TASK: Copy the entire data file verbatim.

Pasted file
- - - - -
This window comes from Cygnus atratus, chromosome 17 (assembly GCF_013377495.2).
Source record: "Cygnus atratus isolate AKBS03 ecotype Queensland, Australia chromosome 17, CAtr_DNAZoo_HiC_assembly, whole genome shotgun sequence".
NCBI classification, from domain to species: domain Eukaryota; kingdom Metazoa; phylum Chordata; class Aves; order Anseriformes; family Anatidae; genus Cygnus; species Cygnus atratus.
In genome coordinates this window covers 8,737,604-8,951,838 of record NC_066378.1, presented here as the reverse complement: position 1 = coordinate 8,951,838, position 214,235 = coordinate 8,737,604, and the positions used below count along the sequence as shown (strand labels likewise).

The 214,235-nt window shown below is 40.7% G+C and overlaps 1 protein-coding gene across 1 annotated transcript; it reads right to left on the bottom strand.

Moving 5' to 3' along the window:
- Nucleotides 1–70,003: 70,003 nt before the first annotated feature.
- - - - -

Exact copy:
This window comes from Cygnus atratus, chromosome 17 (assembly GCF_013377495.2).
Source record: "Cygnus atratus isolate AKBS03 ecotype Queensland, Australia chromosome 17, CAtr_DNAZoo_HiC_assembly, whole genome shotgun sequence".
NCBI classification, from domain to species: domain Eukaryota; kingdom Metazoa; phylum Chordata; class Aves; order Anseriformes; family Anatidae; genus Cygnus; species Cygnus atratus.
In genome coordinates this window covers 8,737,604-8,951,838 of record NC_066378.1, presented here as the reverse complement: position 1 = coordinate 8,951,838, position 214,235 = coordinate 8,737,604, and the positions used below count along the sequence as shown (strand labels likewise).

The 214,235-nt window shown below is 40.7% G+C and overlaps 1 protein-coding gene across 1 annotated transcript; it reads right to left on the bottom strand.

Moving 5' to 3' along the window:
- Nucleotides 1–70,003: 70,003 nt before the first annotated feature.